Webb eyeing rebound after lost 2009

With all due respect to John Lackey, Randy Wolf, Rich Harden, Joel Pineiro, Jason Marquis, Doug Davis and Jon Garland, this will not go down as the free-agent winter that fulfilled a pitching-deprived general manager's dreams.

That comes next offseason. Sometime around the 2010 Congressional elections, Cliff Lee, Josh Beckett, Javier Vazquez and Ted Lilly will go to market. And if all goes according to plan, they'll be joined by a healthy, productive, exceedingly popular Brandon Webb.

Remember him? From Opening Day 2004 through the end of 2008, Webb ranked second in the majors to Johan Santana with 1,135 innings pitched. He won a Cy Young Award in 2006, reeled off a streak of 42 consecutive shutout innings in 2007 and combined with Dan Haren to give Arizona one of the most formidable 1-2 starter tandems in the majors.

How much of a weapon was Webb's sinker? "Imagine somebody standing about 15 feet away from you and throwing a brick at you and trying to catch it," Arizona catcher Chris Snyder said in March 2007. "It just disappears."

Last year, it was Webb who disappeared. After gutting it out for four unsightly innings against Colorado on Opening Day, he never pitched again. The summer was a haze of doctor's visits, MRIs, MRIs with dye injections and inexplicable shoulder discomfort before Webb finally conceded defeat. In early August, Dr. Keith Meister brought the suspense to an end by treating Webb to a debridement -- otherwise known as a "cleanup."

For a competitor of Webb's caliber, it was the type of ordeal best viewed in hindsight.

"They kept doing MRIs and the doctors all said the same thing: 'There are people in the big leagues who have 10 times worse-looking shoulders than you and they're pitching right now. It doesn't look that bad,'" Webb recalled. "That was always encouraging, but I was like, 'Why can't I throw?'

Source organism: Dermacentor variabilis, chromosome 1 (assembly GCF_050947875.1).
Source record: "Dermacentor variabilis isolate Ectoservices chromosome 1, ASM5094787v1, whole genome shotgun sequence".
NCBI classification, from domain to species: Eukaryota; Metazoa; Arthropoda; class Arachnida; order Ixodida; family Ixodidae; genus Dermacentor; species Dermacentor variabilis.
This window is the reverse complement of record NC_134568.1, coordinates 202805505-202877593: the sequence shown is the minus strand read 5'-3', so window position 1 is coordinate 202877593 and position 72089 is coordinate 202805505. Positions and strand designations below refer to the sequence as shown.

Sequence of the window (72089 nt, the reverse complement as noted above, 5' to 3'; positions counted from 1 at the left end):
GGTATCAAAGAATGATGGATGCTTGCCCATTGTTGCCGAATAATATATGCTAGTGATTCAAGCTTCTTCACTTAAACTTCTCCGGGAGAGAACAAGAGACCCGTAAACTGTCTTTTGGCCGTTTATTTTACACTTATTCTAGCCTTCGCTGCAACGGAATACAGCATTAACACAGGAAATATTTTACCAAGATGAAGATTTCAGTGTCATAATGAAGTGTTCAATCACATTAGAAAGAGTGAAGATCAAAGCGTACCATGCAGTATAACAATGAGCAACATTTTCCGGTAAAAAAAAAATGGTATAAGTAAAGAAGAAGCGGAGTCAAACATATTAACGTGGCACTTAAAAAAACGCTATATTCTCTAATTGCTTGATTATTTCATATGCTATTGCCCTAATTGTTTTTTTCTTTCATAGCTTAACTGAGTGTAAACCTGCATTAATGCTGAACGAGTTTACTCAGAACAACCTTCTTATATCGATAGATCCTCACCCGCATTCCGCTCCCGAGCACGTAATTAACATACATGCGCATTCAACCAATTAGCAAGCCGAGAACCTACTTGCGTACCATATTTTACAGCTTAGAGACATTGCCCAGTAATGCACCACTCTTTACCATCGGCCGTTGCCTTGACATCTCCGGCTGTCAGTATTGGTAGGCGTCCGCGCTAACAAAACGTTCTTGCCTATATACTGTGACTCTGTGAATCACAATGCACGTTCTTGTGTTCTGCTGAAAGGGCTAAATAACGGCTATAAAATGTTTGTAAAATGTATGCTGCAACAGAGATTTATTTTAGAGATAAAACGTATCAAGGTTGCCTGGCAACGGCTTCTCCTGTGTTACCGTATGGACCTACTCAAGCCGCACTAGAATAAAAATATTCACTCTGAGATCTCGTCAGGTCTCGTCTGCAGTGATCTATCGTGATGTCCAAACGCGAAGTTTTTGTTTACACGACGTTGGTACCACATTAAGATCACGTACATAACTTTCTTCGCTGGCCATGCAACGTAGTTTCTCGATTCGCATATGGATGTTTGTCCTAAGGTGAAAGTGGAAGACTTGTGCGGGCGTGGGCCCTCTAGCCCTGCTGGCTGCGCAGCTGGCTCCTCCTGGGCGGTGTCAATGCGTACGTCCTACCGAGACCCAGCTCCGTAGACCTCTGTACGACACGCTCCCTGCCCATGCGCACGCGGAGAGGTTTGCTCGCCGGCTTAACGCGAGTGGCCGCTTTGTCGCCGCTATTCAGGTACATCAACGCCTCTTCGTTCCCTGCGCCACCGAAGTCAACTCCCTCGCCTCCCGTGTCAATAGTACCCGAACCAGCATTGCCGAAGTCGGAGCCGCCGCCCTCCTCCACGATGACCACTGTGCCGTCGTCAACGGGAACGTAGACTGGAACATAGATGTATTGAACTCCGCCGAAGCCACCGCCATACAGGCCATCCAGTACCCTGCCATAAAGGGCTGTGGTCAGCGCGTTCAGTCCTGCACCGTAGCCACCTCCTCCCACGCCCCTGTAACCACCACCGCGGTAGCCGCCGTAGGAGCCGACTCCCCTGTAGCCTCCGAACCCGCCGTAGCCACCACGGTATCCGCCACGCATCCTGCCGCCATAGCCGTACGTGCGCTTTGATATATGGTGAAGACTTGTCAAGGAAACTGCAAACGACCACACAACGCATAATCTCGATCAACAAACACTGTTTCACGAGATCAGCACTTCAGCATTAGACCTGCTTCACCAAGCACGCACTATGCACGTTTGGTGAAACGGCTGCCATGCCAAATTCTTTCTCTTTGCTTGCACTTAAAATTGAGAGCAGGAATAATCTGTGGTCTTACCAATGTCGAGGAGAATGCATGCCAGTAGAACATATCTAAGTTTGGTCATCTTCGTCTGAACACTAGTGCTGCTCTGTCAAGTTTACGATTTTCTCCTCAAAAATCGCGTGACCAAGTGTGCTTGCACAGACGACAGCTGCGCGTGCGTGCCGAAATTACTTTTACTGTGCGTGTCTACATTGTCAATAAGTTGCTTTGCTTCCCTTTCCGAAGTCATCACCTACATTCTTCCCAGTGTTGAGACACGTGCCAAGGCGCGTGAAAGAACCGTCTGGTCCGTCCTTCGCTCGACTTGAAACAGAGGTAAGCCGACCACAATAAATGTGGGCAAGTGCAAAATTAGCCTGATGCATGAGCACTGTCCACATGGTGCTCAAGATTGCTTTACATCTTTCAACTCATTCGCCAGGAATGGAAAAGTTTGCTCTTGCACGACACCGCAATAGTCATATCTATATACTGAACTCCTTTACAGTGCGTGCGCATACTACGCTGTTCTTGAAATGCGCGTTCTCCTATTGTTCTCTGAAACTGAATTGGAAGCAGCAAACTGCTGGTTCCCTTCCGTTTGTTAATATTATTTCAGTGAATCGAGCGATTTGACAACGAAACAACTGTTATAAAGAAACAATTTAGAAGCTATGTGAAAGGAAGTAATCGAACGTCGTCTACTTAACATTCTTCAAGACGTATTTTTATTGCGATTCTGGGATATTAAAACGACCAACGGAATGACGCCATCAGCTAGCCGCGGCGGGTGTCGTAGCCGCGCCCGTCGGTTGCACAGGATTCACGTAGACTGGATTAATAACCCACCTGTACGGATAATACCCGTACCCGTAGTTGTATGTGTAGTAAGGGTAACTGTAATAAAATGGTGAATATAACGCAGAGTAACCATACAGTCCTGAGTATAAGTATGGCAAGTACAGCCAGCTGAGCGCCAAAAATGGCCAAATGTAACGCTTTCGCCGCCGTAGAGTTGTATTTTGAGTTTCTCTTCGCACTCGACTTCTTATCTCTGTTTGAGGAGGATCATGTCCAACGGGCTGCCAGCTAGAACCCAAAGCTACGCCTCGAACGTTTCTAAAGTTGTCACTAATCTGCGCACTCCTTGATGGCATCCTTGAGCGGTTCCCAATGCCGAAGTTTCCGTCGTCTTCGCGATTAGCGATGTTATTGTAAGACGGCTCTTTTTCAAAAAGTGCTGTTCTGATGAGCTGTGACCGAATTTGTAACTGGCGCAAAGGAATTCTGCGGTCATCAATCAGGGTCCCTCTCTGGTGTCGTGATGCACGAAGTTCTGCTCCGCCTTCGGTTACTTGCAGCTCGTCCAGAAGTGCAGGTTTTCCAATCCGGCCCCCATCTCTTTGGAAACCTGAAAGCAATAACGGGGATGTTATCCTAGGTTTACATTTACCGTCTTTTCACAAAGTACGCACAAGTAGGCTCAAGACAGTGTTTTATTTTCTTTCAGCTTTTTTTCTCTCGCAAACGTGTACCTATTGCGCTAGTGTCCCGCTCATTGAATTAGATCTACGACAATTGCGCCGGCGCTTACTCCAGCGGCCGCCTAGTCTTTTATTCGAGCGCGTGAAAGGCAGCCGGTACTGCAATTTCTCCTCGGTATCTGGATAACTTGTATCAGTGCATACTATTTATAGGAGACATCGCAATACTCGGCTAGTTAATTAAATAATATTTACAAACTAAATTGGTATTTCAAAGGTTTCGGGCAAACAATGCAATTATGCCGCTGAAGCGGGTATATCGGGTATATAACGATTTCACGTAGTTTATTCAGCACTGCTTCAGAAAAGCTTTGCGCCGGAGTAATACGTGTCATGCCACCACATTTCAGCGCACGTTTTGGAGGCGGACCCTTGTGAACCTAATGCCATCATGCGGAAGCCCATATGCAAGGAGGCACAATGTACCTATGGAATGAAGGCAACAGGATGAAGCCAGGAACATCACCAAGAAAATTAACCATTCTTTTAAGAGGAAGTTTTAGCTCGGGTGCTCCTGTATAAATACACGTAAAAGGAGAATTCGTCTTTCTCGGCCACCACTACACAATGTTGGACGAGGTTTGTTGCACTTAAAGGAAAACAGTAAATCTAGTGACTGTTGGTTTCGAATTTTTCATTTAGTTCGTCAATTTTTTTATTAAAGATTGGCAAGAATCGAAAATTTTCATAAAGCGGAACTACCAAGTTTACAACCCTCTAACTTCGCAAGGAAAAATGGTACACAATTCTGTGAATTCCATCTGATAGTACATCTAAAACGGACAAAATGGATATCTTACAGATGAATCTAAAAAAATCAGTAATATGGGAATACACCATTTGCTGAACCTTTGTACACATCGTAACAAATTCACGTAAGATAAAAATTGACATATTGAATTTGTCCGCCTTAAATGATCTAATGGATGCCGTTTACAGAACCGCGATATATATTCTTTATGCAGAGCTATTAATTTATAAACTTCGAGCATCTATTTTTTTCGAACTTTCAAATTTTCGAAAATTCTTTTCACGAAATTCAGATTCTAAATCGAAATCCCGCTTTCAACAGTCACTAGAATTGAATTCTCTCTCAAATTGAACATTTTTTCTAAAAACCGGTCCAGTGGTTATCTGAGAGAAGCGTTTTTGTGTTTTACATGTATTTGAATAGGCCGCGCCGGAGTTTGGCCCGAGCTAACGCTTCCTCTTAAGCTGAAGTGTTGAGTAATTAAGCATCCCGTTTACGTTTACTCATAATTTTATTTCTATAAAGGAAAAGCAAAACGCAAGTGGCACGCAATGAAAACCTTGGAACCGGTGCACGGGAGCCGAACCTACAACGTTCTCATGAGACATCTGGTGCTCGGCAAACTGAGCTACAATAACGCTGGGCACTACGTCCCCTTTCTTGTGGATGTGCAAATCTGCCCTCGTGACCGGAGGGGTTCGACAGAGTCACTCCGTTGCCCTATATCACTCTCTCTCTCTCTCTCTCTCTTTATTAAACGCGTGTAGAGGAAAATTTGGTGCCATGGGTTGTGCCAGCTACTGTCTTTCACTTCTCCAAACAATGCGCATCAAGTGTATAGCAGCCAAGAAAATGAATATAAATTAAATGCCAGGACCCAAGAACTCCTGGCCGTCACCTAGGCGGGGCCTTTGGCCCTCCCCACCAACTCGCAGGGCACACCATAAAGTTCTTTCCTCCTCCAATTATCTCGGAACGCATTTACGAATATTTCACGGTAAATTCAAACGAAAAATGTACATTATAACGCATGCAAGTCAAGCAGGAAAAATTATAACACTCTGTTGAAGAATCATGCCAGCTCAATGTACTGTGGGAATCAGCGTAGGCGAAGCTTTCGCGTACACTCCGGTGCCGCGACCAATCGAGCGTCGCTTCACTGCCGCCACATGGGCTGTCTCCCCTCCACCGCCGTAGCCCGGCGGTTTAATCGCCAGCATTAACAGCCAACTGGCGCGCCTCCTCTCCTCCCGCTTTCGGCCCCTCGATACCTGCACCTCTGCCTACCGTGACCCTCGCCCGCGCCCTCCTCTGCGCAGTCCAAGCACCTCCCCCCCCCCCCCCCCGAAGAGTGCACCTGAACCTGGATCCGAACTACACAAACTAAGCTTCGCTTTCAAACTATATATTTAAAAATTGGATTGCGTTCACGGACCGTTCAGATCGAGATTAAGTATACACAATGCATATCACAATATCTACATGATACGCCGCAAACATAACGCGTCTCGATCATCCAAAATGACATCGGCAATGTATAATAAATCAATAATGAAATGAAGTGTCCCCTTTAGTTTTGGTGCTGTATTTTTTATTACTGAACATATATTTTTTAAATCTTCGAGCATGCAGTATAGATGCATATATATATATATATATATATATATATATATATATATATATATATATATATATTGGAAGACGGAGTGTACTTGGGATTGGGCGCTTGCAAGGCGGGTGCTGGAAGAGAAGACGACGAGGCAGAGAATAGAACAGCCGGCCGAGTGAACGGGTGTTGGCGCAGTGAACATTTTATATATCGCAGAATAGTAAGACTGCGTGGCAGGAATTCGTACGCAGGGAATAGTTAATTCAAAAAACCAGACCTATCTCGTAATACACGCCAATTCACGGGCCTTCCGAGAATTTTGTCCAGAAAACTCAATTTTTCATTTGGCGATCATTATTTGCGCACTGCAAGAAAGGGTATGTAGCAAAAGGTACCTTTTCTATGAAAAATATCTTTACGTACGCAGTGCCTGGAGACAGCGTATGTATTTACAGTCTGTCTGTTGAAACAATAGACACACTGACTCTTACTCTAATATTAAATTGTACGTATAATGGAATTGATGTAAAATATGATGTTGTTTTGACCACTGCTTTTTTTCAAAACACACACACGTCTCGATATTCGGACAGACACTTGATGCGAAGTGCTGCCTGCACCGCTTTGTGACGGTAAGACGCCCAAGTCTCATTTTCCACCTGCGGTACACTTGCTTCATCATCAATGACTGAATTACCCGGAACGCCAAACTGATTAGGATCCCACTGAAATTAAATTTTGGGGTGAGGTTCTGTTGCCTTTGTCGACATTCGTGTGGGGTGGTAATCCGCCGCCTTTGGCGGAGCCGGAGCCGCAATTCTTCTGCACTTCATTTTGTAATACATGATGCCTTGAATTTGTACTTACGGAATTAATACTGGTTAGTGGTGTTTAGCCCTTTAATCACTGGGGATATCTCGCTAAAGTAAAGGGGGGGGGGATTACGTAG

"Towards the end it was just a nagging pain that I could never get rid of. I knew I couldn't pitch effectively like that. I was like, 'Something's got to give.'"

Five months later, Webb's arm feels fine and he's looking forward to his free-agent "walk" year. His spirits are higher than his ground ball-to-fly ball ratio.

That's welcome news for the Diamondbacks as they try to exorcise the memories of a lost 2009 season. Two years after winning 90 games and making it to the National League Championship Series, Arizona went 70-92 and finished last in the NL West. The team ERA spiked from 3.98 to 4.42, and Garland, Yusmeiro Petit, Billy Buckner and Kevin Mulvey weren't able to compensate for Webb's absence.

"Brandon is a good enough pitcher that when he misses an entire season, he's almost impossible to replace," said Arizona general manager Josh Byrnes. "If he can get back anywhere close to where he was, it changes our team completely."

As the mid-February spring training reporting date fast approaches, Webb is rehabbing with Diamondbacks trainer Ken Crenshaw and using a regimen that he adopted from Curt Schilling in 2003. He's throwing from a distance of 60 feet off flat ground for a designated time period, and will gradually work his way back to long-tossing for more extended durations. He expects to throw off a mound four to six times before the start of camp.

Webb's typical winter routine took a detour this offseason. He usually loads the family into a recreational vehicle and makes the trip from the Arizona desert to his home in Kentucky, where he gets his fill of hunting and Kentucky Wildcat basketball. He also keeps his arm limber playing catch with his father, Philip, a chemist for Marathon Oil, in his hometown of Ashland.

Webb spent Thanksgiving and Christmas in Kentucky, but the "Field of Dreams" scenario was scotched when he had to return to Arizona early to work with the Diamondbacks' training staff. But Philip Webb has made it clear he's ready to go next winter.